So, the last day came through the uncurtained dormitory windows to greet me. The night before, my last sight had been of a series of framed posters advertising the efficiency of making use of the service’s posters and placements. The effort by the advertiser to advertise advertising came to a head in this commercial mise en abyme. I guessed that its creator might not have been aware of this in the way that I now was.
My final day in Montréal found me crossing that same structure beneath which I had passed on the very first: le Pont Jacques Cartier. Spanning the Saint Lawrence, the bridge rattles with each truck crossing between the Île de Montréal and the eastern shore. The vibration continued through the frame to the walkway, which gave a considerable shudder. As a result, I often turned an eye to the nearest girder, should the whole collapse, and wondered how I might best land upright in the trees below. This reflex stood as still another testament to that thoroughgoing and lifelong pathology that I have cultivated with regards to structures and heights.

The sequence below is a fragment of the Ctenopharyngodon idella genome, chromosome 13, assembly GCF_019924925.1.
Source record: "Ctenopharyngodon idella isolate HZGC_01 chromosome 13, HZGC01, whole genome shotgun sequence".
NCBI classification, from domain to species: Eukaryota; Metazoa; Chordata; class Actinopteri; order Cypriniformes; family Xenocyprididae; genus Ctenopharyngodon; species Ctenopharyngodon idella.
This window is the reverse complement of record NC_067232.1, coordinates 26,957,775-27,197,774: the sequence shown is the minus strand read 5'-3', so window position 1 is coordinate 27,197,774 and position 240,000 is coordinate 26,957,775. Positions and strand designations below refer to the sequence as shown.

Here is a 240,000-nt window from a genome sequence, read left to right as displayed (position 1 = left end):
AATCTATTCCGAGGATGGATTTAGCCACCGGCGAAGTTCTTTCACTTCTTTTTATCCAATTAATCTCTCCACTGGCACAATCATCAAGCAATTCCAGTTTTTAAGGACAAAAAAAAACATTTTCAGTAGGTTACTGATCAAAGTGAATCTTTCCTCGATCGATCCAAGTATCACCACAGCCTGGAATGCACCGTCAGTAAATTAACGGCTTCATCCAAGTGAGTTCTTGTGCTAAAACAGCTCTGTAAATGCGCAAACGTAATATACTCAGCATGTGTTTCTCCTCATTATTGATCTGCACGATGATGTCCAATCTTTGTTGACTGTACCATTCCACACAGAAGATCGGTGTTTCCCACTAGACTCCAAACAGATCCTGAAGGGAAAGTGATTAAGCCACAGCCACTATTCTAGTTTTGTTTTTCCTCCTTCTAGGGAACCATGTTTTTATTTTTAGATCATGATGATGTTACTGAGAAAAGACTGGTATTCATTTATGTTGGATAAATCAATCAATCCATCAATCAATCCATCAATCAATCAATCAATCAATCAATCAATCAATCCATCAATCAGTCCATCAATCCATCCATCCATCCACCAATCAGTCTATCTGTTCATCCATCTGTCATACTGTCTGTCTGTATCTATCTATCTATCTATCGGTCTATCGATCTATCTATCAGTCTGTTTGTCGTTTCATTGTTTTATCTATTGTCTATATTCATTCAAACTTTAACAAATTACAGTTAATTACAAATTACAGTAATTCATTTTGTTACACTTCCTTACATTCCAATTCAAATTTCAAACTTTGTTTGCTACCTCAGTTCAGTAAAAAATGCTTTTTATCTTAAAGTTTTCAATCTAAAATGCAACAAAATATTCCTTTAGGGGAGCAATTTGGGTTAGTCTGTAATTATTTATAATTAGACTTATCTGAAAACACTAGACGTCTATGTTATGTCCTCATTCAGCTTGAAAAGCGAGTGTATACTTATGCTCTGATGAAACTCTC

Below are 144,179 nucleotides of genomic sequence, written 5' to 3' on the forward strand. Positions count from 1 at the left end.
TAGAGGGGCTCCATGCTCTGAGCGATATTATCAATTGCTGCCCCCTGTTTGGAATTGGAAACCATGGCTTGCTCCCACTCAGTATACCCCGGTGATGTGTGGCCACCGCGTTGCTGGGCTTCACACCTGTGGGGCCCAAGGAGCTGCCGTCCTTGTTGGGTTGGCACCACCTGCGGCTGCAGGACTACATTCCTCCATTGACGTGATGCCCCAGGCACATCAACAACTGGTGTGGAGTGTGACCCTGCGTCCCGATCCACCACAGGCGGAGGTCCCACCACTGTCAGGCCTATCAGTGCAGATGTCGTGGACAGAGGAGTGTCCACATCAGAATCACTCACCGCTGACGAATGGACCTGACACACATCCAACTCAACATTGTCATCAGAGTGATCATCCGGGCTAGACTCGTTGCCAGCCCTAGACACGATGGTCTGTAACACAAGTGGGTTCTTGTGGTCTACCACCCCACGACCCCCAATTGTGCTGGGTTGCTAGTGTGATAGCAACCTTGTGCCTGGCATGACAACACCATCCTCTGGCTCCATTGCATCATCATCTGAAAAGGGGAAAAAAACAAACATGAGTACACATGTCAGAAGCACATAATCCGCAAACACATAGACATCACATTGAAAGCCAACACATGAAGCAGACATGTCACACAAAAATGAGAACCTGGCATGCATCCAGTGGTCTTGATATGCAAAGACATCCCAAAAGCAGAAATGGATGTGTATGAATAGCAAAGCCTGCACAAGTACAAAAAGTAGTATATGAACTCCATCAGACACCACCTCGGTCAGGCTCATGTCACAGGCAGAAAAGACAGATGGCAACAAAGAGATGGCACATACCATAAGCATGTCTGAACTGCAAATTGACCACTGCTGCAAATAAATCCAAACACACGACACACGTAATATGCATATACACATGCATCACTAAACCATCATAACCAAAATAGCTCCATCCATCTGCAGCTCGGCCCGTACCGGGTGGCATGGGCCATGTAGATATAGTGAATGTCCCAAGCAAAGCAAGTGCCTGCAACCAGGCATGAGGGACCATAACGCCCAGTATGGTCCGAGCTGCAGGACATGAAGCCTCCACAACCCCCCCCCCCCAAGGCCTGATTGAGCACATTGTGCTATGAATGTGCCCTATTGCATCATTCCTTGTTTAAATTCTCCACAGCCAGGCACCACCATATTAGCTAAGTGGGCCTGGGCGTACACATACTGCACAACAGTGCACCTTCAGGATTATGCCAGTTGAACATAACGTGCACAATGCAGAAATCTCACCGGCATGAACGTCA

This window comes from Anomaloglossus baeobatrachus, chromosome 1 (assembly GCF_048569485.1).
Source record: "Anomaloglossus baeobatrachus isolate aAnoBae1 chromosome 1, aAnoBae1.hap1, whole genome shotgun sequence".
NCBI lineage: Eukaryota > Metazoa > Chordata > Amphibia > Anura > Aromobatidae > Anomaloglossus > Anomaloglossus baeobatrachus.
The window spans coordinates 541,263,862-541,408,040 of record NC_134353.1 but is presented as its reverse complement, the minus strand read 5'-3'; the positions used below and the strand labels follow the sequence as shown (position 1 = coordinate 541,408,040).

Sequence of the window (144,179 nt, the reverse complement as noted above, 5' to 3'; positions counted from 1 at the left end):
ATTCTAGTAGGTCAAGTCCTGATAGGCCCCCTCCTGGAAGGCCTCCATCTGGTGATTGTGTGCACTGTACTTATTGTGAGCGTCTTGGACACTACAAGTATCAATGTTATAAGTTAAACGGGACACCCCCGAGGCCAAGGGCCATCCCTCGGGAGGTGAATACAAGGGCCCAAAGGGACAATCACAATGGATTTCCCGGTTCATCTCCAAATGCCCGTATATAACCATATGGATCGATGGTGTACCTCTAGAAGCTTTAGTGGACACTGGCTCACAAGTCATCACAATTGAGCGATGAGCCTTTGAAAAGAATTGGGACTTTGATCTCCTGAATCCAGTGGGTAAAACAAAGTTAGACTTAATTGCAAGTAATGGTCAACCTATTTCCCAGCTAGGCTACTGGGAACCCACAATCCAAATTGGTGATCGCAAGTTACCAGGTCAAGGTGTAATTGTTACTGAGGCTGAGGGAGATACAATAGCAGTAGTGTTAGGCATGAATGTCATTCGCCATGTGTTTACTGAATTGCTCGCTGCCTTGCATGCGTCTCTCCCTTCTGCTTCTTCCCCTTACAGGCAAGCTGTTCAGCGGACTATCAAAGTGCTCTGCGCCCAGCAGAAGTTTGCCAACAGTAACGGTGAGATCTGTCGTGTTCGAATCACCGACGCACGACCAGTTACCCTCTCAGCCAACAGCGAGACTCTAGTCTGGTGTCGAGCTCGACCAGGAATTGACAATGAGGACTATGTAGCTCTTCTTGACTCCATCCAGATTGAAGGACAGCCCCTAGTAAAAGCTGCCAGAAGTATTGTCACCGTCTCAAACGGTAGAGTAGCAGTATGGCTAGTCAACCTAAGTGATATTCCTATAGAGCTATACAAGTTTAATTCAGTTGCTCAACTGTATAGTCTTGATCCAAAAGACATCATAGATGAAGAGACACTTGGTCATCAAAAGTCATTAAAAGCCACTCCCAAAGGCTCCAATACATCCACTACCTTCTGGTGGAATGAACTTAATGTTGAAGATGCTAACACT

To distract myself from the shuddering, I made a concerted effort to recall every major river that I had crossed on foot. Among their number, I counted the Hudson, the Rhein, the Seine, the Loire, as well as the St. Lawrence in progress. I might have added to their number any number of known but lesser rivers, but something below caught my attention, and I paused for a moment to look more closely. Still on the cityside and above dry land, I stood directly above a dome housing a small garden, the structure a combination of wooden triangles and netting covering the negative space within the frame. Hidden beneath the bridge, though visible from it, the dome’s materials did little to obscure its contents from the onlooker. Although I could not ascertain whether it contained a collection of fragile plants or some still more secret garden, I decided to investigate no further, to leave the matter at that.